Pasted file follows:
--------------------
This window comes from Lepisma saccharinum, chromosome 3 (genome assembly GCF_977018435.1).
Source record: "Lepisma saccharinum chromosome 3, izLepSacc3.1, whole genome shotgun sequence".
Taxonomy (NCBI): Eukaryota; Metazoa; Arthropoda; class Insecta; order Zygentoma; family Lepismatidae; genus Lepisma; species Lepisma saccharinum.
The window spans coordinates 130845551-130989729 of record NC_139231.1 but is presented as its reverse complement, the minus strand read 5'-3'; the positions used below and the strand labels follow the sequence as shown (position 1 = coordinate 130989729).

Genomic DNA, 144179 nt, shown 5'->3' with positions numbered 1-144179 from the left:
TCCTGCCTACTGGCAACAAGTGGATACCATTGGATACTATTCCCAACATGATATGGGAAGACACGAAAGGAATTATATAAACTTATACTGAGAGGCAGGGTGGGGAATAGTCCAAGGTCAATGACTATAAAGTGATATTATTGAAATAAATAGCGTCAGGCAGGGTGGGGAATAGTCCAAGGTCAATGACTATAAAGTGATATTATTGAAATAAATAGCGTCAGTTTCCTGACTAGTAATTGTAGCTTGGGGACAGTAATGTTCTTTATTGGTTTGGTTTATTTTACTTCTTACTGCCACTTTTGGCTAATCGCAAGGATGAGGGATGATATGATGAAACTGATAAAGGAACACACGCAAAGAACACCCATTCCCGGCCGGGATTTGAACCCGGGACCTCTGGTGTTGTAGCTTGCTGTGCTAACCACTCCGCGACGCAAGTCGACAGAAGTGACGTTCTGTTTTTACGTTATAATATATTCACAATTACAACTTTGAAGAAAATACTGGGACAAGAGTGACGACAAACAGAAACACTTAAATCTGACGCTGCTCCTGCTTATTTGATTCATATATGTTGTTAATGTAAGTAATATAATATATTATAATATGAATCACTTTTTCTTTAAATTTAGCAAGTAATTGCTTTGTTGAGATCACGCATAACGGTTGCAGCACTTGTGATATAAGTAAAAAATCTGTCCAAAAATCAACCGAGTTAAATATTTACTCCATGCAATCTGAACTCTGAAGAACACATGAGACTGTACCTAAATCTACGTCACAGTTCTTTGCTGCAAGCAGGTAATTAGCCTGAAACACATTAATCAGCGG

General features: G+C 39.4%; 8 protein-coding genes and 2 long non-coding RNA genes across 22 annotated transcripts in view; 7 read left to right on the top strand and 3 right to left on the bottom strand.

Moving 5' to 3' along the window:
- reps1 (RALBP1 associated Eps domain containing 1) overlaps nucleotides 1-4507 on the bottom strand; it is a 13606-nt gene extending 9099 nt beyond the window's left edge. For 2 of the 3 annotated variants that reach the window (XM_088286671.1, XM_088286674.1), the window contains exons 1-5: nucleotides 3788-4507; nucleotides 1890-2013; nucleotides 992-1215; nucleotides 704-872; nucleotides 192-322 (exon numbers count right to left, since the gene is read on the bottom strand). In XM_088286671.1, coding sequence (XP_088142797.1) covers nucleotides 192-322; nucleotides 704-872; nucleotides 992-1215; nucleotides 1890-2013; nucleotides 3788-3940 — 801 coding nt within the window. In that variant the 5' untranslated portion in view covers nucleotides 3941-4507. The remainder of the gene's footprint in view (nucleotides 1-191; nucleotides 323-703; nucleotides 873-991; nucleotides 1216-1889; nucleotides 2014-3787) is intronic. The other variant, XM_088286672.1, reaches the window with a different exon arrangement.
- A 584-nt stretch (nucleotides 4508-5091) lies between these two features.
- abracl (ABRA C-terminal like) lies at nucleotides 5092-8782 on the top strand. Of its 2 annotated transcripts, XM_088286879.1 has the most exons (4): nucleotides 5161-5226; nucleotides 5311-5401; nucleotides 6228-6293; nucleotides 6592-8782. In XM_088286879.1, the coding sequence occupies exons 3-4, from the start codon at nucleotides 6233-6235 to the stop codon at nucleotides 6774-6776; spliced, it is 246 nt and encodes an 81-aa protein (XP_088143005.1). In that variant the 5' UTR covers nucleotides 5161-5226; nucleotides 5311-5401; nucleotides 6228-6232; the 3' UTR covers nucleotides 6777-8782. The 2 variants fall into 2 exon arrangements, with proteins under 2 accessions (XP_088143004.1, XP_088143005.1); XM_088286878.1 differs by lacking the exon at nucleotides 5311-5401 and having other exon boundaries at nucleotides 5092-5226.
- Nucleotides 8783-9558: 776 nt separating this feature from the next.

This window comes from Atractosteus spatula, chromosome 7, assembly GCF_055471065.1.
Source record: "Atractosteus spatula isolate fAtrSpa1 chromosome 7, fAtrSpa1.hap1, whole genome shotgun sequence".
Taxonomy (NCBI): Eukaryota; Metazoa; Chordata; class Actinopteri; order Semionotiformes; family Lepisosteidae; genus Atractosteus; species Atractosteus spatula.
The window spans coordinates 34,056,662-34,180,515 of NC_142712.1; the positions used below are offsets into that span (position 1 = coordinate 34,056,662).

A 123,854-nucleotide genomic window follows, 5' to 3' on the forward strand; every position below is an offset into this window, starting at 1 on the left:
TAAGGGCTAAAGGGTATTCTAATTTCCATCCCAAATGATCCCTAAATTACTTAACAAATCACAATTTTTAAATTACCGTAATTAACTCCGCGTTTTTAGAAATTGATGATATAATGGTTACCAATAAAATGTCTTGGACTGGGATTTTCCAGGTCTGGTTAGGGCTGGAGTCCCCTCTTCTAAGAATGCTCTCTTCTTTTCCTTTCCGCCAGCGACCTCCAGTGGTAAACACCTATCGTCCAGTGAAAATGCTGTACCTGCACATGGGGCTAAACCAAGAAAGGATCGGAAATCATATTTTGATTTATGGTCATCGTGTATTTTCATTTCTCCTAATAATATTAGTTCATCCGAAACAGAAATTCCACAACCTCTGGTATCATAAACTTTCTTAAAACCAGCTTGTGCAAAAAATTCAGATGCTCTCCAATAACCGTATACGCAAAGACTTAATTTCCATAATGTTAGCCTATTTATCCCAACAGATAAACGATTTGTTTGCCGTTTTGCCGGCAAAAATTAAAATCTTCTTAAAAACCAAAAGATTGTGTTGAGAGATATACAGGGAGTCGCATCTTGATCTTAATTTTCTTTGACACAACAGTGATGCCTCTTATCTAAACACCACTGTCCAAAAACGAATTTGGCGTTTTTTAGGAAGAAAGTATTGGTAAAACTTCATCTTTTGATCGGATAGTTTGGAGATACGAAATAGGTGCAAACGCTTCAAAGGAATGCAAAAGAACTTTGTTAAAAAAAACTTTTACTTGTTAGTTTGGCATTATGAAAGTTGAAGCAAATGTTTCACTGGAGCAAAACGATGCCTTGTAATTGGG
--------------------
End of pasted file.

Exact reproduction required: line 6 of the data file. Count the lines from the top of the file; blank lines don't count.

TCCTGCCTACTGGCAACAAGTGGATACCATTGGATACTATTCCCAACATGATATGGGAAGACACGAAAGGAATTATATAAACTTATACTGAGAGGCAGGGTGGGGAATAGTCCAAGGTCAATGACTATAAAGTGATATTATTGAAATAAATAGCGTCAGGCAGGGTGGGGAATAGTCCAAGGTCAATGACTATAAAGTGATATTATTGAAATAAATAGCGTCAGTTTCCTGACTAGTAATTGTAGCTTGGGGACAGTAATGTTCTTTATTGGTTTGGTTTATTTTACTTCTTACTGCCACTTTTGGCTAATCGCAAGGATGAGGGATGATATGATGAAACTGATAAAGGAACACACGCAAAGAACACCCATTCCCGGCCGGGATTTGAACCCGGGACCTCTGGTGTTGTAGCTTGCTGTGCTAACCACTCCGCGACGCAAGTCGACAGAAGTGACGTTCTGTTTTTACGTTATAATATATTCACAATTACAACTTTGAAGAAAATACTGGGACAAGAGTGACGACAAACAGAAACACTTAAATCTGACGCTGCTCCTGCTTATTTGATTCATATATGTTGTTAATGTAAGTAATATAATATATTATAATATGAATCACTTTTTCTTTAAATTTAGCAAGTAATTGCTTTGTTGAGATCACGCATAACGGTTGCAGCACTTGTGATATAAGTAAAAAATCTGTCCAAAAATCAACCGAGTTAAATATTTACTCCATGCAATCTGAACTCTGAAGAACACATGAGACTGTACCTAAATCTACGTCACAGTTCTTTGCTGCAAGCAGGTAATTAGCCTGAAACACATTAATCAGCGG